William Spurstowe, London, 1666
Upon Going Up an High Mountain
Lord, who shall dwell in the mountain of thy holiness? [Ps 15:1]
was a question made by the prophet David, but the answer returned unto to it was by the Spirit of God, who can give the best character of all those who shall be received into Claritatis Consortium, a fellowship of glory and bliss, as Tertullian expresses it.
The situation of the place, the quality of the persons do both speak it to be a work of difficulty, and discover also the ground of the paucity of the travelers in whose hearts and ways and ascension are that seek to God.
Most men of the world, like Abraham’s servants, stay below at the foot of the hill, while he and his son to up to worship [Gen. 22:5]; or choose, like Ahimaaz to run the way of the plain, than with Cushi, the way that was craggy and mountainous. [2 Sam. 18:23].
But few there be that see under what a necessity they lie of obtaining of heaven, and of dwelling in the Mountain of God’s Holiness, or understand the comfort that a continued progress in this journey yields to those to whom salvation is nearer than when they first believed. Can it therefore be amiss to evince those who are yet to make the first step toward their own happiness, what timely diligence they had need to use, [so] that in the end they may not fall short of it? And to encourage those that are on their way, that they may go from strength to strength till they appear before God in Zion.
And how may I better do either than by showing to one the great distance in which they stand from heaven; and to the other, the good proficiency they have made which is oft times as indiscernible to themselves as the swift motion of the ship is to them that are in it. There being no complaint more frequent in the mouths of saints than that they have got no further than what many years since stye judged themselves to have attained unto.
The natural man’s distance is far greater to heaven than he think of, so that he cannot [as] easily step into heaven as he presumed. He is not born near its confines or borders,; but in the very extremity of remoteness to it. The distance is not only distance of place but of disproportion and unlikeness, whereby he is wholly unmeet [unfit] for it. Yea there is in him not only dissimilitude but a formal contrariety and opposition against heaven which must be destroyed and taken away before he can come thither.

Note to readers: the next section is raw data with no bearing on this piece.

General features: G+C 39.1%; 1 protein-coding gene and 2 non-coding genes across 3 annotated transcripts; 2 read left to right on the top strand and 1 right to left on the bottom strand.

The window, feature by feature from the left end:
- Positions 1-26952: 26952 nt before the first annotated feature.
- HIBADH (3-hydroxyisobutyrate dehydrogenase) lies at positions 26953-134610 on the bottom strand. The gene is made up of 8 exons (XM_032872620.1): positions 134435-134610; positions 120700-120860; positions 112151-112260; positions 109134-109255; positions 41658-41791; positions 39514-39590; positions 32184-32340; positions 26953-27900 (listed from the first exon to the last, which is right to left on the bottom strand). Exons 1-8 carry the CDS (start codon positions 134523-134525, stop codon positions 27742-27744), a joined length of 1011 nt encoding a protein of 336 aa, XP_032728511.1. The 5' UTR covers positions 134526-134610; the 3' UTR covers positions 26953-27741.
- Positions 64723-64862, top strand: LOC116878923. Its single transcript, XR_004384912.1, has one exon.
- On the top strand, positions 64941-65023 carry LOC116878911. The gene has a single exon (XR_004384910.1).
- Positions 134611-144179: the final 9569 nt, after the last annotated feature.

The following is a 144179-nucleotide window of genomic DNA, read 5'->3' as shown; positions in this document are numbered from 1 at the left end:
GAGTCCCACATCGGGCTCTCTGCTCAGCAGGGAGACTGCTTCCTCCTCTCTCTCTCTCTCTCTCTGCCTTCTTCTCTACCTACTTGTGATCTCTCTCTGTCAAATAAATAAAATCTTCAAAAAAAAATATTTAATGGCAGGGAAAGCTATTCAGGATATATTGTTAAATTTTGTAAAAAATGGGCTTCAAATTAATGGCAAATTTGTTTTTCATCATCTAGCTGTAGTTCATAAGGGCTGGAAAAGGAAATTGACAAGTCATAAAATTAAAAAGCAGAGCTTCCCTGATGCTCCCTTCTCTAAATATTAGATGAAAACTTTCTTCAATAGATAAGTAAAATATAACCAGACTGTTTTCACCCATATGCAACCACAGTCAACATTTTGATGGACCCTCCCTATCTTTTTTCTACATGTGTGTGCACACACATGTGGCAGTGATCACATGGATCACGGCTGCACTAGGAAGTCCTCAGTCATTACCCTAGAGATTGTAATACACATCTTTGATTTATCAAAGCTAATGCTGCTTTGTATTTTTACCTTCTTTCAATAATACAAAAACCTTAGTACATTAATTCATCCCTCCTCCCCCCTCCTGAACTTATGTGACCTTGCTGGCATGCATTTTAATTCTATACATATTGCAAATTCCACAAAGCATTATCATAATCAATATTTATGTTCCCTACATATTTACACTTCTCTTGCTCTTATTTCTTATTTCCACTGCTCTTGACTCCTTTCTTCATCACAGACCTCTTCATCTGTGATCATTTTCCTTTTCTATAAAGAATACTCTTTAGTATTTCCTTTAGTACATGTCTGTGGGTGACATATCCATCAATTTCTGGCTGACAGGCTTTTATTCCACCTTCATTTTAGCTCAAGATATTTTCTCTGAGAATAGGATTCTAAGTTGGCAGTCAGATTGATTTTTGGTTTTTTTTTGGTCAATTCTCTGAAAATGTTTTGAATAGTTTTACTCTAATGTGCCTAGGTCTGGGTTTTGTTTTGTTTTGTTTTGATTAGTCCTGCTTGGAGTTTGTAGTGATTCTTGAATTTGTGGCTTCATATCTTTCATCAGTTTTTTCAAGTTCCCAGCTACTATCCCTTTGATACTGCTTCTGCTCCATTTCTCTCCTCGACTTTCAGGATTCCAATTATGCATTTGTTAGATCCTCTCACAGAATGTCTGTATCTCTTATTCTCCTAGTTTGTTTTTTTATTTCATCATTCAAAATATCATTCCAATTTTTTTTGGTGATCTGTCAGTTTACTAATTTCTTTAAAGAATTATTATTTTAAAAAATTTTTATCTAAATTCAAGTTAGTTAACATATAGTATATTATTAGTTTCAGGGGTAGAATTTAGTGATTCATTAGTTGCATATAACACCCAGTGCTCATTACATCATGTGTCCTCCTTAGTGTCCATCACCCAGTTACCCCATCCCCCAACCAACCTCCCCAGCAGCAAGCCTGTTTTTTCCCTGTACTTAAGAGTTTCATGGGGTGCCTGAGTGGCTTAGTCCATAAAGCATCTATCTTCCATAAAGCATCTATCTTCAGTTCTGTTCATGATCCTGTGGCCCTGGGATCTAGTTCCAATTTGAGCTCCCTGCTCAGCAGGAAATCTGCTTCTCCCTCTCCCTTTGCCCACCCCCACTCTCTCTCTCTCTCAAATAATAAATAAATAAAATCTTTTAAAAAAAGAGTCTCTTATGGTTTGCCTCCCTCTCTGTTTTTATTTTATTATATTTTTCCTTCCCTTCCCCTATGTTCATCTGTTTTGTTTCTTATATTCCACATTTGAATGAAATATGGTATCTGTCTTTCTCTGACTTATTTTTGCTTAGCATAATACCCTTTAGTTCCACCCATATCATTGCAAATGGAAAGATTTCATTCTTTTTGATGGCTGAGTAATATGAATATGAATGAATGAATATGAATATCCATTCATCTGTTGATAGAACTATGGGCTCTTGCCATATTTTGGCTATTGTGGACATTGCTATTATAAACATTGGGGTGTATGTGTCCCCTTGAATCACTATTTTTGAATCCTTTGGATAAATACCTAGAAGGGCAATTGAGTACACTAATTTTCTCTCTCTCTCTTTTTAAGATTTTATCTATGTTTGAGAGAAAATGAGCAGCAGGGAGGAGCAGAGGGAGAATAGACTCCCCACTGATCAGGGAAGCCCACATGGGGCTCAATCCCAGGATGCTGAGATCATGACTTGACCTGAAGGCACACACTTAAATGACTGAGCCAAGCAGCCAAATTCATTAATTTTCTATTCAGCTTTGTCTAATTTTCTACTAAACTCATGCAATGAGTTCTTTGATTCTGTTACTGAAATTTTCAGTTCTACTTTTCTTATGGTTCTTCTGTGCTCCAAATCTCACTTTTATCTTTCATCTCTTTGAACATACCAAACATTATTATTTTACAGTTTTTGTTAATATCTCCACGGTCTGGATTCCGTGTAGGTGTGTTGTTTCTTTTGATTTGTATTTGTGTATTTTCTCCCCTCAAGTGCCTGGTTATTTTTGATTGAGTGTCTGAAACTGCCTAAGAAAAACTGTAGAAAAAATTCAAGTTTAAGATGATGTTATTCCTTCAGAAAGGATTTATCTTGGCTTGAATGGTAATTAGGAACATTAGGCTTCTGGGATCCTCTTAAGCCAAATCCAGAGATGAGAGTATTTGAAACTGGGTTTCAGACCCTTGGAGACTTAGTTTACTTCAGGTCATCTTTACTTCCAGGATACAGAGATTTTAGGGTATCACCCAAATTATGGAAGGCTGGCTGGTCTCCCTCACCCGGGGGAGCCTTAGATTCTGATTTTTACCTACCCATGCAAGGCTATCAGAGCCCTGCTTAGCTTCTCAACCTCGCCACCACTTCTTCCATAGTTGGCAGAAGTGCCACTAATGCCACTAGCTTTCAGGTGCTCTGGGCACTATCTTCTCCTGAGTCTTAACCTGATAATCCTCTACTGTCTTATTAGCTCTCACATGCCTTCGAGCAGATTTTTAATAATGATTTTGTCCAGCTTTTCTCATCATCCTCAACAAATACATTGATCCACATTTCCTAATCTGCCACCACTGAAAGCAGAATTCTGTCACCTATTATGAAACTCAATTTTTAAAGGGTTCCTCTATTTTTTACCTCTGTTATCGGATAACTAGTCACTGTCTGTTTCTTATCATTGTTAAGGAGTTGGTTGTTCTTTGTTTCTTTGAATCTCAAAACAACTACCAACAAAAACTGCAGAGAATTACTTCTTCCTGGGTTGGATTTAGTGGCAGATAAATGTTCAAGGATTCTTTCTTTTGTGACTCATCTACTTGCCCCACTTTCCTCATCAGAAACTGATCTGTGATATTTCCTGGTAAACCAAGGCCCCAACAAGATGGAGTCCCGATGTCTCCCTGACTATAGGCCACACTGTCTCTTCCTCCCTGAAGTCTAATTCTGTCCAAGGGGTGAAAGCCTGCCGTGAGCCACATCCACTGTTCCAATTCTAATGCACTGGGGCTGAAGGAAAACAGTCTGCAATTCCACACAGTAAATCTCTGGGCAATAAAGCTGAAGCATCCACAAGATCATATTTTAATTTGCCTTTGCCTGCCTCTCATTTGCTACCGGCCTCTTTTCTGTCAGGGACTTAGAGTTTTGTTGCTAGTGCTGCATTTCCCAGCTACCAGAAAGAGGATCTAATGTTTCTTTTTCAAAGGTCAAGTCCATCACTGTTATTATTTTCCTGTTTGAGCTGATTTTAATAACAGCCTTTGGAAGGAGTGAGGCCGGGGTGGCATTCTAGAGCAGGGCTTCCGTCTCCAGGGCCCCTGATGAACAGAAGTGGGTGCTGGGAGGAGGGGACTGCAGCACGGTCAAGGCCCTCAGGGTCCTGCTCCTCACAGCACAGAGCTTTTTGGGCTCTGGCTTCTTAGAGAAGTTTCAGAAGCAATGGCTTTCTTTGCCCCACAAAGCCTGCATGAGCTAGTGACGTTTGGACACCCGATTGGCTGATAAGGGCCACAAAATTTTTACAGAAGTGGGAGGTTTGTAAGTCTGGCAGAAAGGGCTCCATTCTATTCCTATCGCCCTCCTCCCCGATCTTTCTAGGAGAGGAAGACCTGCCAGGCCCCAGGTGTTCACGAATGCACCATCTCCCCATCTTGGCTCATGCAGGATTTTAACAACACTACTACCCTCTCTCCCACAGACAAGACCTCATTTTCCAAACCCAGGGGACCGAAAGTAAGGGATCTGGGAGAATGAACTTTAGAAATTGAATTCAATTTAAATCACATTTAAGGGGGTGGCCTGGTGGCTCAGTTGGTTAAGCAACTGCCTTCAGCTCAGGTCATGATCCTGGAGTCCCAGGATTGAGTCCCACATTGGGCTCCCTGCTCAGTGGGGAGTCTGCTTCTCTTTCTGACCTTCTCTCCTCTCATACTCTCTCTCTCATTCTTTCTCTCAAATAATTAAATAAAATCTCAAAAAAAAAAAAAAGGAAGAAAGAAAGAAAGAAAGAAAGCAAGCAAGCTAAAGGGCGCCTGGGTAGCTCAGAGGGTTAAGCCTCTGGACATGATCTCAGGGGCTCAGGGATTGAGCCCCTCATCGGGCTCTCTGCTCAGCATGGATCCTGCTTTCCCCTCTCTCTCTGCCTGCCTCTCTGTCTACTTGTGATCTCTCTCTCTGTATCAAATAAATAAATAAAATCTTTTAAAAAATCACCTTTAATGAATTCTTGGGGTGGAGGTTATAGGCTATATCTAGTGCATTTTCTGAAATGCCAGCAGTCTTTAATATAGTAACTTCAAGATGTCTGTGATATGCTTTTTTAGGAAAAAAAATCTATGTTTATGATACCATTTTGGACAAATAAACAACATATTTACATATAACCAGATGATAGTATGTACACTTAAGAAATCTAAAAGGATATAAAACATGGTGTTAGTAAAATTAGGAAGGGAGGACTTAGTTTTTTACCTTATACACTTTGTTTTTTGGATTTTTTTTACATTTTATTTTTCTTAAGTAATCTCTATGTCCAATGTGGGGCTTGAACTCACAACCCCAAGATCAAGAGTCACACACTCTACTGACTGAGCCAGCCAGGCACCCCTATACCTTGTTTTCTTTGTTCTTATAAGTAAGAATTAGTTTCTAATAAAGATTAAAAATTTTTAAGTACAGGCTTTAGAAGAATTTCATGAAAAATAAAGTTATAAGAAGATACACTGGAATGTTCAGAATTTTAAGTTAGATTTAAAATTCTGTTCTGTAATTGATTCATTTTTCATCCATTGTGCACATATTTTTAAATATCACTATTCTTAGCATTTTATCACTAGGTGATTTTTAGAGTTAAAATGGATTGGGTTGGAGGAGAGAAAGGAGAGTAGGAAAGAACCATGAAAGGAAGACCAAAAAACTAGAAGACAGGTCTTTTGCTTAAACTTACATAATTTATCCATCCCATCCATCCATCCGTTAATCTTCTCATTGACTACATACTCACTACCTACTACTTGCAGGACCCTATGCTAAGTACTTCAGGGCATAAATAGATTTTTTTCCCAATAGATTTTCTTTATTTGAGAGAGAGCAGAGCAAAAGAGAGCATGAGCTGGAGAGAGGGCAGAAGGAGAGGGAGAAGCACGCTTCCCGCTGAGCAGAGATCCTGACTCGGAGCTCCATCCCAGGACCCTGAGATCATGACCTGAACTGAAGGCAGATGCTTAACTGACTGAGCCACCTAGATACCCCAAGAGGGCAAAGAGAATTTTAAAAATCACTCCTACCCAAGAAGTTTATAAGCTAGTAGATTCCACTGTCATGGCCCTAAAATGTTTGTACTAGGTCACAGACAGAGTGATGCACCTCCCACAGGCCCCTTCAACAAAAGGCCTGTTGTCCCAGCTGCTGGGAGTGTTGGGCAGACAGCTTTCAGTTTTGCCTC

He is darkness, and heaven is an inheritance of light. [Col. 1:12] He is a sink of filthiness, and heaven is a place of purity; he is wholly carnal, and the happiness of heaven is spiritual. And what fellowship (says the Apostle [Paul]) hath righteousness with unrighteousness? What communion hath light unto darkness? And what concord hath Christ with Belial? [2 Cor. 6:14-15]
Can it rationally be thought an easy task to subdue this contrariety and to make flesh and blood meet to inherit heaven? [1 Cor. 15:50]? Does not the straitness [narrowness, difficulty] of the way and the height of its ascent require a putting off, and a casting away every sin that hinders from running the Christian race, and ascending the holy hill? [Heb. 12:1; Ps. 15:1]
Is it not necessary that the opposition and difficulty extending itself over the whole man that an answerable change should be made in every part?
I have read that it is affirmed by artists that though gladness and grief be opposite in nature, yet they are such neighbors and consigners in art that the least touch of the pencil will translate a crying into laughing face. But such is not the opposition between sin and grace, as to admit so facile a cage in the turning of a sinner into a saint. It is not effected by a small touch upon the face, but by a powerful work upon the heart; yea, upon the whole soul.
Does not the Scripture set it forth by a New Birth [John 3:3], by a New Creation [2 Cor. 5:17], which are all of mutations the greatest and fully evince the vast distance that is between every natural man and salvation? Deceive not yourselves therefore O ye loose professors [someone merely claiming salvation], nor ye fond [foolish] and presumptuous moralists who are apt to think that the shadows of your duties and civilities will extend themselves to the top of this holy mountain; and who when you read of the young man who answered Christ discreetly that he was not far from the kingdom of heaven [Mark 12:34], judge yourselves both in knowledge and practice of equals and that you do not want [lack] many steps of entering that blessed Canaan of rest and glory. For what will proximities or degrees of nearness avail if the end [of] it not be attained?
Exaltations towards heaven, if they lift not into heaven, serve only to make the downfall the greater; and no man stumbles more dangerously than he who is upon the brown of a high mountain in respect of ruin? It is not then a ground for any to slack their place or intermit their diligence in heaven’s way upon the confidence that they have not far to go But rather to intend their care and pains that they lose not those things which they have wrought, but that they may receive a full reward. And this let me say, if apprehended nearness work not such effects, it is a dream, not a reality; a presumption, rather than a progress, and will have as sad an issue as the happiness of that poor fisherman who sleeping in the sides of a rock dreamed that he was a king; then leaping up suddenly for joy, found himself broken and rent in the bottom of it.